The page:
We own two homes now. A weekday home and a weekend home. It is twice the work and double the fun.

Cooking, house-cleaning, laundry---those domestic tasks don't go away. Doing laundry is a weekly challenge. Our bags fill the VW to capacity and give Indie* a nice big cushion for the long car ride. Thank goodness for Squeaky Clean.**

Weekends exist for us to relax and unwind-but, who does that anyway? A change of scenery is good for the soul. Bridgton is a great place to be if you choose to renovate a home. We work a lot and relax a little. A late afternoon at the lake can't be beat after a do-it-yourself project.

Our home, much like our design work, is a work in progress. We like to create things in our minds. We like to make things with our hands. And we like the process of them coming together.
We anticipate the end, but, we are enjoying the work as we go.

*Our sparky cat, Independence.
**the local laundromat that accepts drop-offs

Tuesday, May 3, 2011

The Spring Thing

It was a long winter...but, I am still not quite ready for spring. There is so much pressure to have a good-looking, or at least respectable-looking yard. (I am not ready to use that 6-letter word, garden.) Please keep in mind that I am an "interior" designer.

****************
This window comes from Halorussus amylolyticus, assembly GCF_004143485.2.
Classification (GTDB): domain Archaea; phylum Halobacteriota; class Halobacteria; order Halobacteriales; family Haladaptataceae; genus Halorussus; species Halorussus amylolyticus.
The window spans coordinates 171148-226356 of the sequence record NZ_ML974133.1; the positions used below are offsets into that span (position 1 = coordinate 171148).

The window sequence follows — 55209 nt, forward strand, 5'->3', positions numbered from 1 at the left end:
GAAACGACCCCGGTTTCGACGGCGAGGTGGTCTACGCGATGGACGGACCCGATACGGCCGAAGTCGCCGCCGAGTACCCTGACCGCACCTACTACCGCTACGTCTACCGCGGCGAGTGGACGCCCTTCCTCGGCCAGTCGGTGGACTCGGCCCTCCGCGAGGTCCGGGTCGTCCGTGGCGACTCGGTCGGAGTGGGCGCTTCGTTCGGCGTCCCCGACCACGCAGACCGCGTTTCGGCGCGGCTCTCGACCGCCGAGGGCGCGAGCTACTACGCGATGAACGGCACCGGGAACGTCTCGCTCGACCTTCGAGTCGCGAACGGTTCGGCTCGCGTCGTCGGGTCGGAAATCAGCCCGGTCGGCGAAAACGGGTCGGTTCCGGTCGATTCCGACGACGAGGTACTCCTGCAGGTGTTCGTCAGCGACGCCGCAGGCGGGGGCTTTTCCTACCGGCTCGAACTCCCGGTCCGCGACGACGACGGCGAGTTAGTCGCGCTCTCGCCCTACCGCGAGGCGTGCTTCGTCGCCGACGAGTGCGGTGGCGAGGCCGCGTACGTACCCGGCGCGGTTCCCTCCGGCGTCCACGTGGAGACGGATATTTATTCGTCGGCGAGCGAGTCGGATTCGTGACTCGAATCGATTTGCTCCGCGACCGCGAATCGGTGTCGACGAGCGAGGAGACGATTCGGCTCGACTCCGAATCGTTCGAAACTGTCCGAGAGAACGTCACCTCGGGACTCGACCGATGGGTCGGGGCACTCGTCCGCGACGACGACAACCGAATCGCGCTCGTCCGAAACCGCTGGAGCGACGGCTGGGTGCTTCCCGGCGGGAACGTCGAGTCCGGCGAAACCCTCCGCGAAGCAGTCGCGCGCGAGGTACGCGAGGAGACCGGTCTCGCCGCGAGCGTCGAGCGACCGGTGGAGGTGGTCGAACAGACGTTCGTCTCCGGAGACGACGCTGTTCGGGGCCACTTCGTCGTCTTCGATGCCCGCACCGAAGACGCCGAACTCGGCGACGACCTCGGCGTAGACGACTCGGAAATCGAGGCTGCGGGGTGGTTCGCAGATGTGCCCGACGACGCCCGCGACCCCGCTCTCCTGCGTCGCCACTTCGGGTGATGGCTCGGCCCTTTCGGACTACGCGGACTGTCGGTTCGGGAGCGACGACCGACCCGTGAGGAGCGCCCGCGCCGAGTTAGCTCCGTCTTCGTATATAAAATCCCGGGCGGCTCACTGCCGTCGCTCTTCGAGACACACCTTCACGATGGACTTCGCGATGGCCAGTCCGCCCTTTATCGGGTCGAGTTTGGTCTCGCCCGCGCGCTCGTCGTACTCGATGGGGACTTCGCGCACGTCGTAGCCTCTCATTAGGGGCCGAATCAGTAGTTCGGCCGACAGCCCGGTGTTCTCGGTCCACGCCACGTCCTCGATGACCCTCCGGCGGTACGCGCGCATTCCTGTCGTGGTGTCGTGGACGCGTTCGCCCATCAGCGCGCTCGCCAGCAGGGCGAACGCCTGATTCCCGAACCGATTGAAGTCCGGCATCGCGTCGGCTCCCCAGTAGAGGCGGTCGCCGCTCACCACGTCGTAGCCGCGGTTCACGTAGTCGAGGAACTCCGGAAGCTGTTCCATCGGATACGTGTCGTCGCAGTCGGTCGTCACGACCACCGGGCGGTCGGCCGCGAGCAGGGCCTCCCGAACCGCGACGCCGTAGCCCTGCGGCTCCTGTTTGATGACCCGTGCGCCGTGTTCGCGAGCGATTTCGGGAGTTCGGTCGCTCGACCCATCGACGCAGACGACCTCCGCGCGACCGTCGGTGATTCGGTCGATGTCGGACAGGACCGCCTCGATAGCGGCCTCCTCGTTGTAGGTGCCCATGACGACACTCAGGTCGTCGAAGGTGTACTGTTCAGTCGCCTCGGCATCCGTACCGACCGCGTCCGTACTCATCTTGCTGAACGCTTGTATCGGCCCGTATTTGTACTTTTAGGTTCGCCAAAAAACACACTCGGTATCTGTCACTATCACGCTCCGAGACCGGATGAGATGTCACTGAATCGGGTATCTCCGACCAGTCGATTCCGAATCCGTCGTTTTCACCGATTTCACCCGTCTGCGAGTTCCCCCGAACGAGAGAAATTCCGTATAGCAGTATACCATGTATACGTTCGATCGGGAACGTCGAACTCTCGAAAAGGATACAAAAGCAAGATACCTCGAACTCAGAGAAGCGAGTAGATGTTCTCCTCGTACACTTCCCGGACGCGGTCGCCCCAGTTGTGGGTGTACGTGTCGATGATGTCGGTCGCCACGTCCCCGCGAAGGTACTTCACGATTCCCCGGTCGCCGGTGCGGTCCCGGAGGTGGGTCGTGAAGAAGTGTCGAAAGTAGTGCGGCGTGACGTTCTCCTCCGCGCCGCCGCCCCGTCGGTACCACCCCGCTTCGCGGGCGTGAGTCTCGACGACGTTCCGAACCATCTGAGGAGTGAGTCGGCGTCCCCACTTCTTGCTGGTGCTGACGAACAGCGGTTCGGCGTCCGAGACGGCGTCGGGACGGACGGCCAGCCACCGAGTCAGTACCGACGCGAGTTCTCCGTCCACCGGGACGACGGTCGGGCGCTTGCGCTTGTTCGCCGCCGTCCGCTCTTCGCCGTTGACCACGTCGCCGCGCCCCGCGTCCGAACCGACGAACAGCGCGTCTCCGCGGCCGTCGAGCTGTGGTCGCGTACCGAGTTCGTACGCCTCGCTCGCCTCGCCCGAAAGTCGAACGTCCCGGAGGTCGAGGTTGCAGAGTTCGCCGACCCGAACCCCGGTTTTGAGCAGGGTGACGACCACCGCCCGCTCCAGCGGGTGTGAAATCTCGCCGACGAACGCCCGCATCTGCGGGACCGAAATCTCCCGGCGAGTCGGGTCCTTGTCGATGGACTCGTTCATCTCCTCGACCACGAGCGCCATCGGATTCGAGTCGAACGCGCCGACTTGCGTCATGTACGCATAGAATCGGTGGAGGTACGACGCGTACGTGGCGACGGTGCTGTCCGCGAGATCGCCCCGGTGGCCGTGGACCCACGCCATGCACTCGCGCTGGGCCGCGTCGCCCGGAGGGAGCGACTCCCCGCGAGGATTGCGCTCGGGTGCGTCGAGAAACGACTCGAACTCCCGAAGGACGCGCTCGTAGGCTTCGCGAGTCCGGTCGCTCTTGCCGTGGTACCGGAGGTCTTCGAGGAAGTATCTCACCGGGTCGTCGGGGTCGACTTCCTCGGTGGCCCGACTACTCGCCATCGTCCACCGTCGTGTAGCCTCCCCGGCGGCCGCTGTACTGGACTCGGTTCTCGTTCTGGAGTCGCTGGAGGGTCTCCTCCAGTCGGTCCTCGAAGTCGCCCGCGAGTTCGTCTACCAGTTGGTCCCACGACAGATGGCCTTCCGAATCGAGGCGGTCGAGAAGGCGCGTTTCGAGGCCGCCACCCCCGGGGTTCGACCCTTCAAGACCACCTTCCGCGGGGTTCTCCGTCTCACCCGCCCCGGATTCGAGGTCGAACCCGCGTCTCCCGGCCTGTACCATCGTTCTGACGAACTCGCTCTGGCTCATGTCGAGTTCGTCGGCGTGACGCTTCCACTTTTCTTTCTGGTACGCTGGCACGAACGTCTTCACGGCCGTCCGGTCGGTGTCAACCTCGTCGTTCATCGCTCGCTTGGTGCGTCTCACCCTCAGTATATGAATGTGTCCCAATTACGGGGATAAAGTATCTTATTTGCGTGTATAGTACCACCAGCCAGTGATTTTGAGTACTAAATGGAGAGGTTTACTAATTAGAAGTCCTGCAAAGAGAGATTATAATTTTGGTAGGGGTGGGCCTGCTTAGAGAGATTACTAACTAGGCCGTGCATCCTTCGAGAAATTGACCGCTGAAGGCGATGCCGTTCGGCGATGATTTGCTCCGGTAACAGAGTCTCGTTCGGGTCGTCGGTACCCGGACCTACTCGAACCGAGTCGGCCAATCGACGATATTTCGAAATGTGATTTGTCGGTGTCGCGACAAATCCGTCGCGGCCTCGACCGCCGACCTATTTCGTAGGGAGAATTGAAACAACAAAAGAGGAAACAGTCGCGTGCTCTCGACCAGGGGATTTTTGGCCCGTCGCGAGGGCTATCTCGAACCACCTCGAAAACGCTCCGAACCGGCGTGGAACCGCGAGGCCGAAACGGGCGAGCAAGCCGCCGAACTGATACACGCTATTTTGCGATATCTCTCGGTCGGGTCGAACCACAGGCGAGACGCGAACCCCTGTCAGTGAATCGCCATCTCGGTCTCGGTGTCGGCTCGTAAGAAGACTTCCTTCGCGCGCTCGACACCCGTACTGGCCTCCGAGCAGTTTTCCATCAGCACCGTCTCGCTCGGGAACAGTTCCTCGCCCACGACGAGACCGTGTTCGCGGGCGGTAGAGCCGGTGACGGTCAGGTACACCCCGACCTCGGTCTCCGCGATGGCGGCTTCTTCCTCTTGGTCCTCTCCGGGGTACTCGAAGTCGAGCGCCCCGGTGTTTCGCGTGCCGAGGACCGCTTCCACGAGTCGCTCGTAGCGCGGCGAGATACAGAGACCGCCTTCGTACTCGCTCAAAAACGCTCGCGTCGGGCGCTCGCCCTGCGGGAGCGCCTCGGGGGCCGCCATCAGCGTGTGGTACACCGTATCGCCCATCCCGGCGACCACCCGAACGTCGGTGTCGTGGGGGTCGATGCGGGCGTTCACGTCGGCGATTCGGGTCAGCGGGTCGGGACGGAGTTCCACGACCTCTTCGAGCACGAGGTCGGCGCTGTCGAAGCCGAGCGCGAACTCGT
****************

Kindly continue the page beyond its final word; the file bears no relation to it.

Now that spring is here, our time is divided between indoors and outdoors. Not to mention, at the Kimball's...hiking...antiquing, and etc. We have decided that we are on the 5-yr plan...which means we have 2.5 years left to go!

Bill has made a lot of progress in the kitchen. Beams, floor, walls, trims...all ready for paint. I have contributed some---mostly lunch, the social calendar, and keeping Indie the cat occupied abnd out of the way. Summer is on the way. We are gearing up for a lot of weekends at the lake.

A Dedication

Life happens. I wish I could see into the future. I would have taken a few minutes to say three little words. I would like to dedicate this blog to Larry Malfy and Gerard Reilly, two family members who died too soon and are greatly missed.

Larry, a dedicated and loving husband to my cousin Patricia, passed away suddenly on January 26th. He was a thoughtful and caring man. The first to greet you at the door and to ask how everything was going. He loved home projects and naturally always asked us about "The Little Brick House." Larry loved being with family. He took care of everyone and everything. I would like to dedicate this page to Larry for his love of home and family.

Gerry, a very dear uncle with a great big heart, died at home on April 6th. He supported this old house venture in many ways, with a birdhouse for the yard, local restaurant cards for lunch, and all sorts of greeting cards to our PO Box in which he said, "I feel like I am really getting my money's worth by sending these all the way to Maine!". People were always laughing when Gerry was around. I would like to dedicate this page to my Uncle Gerry for the many gifts he gave to all of us.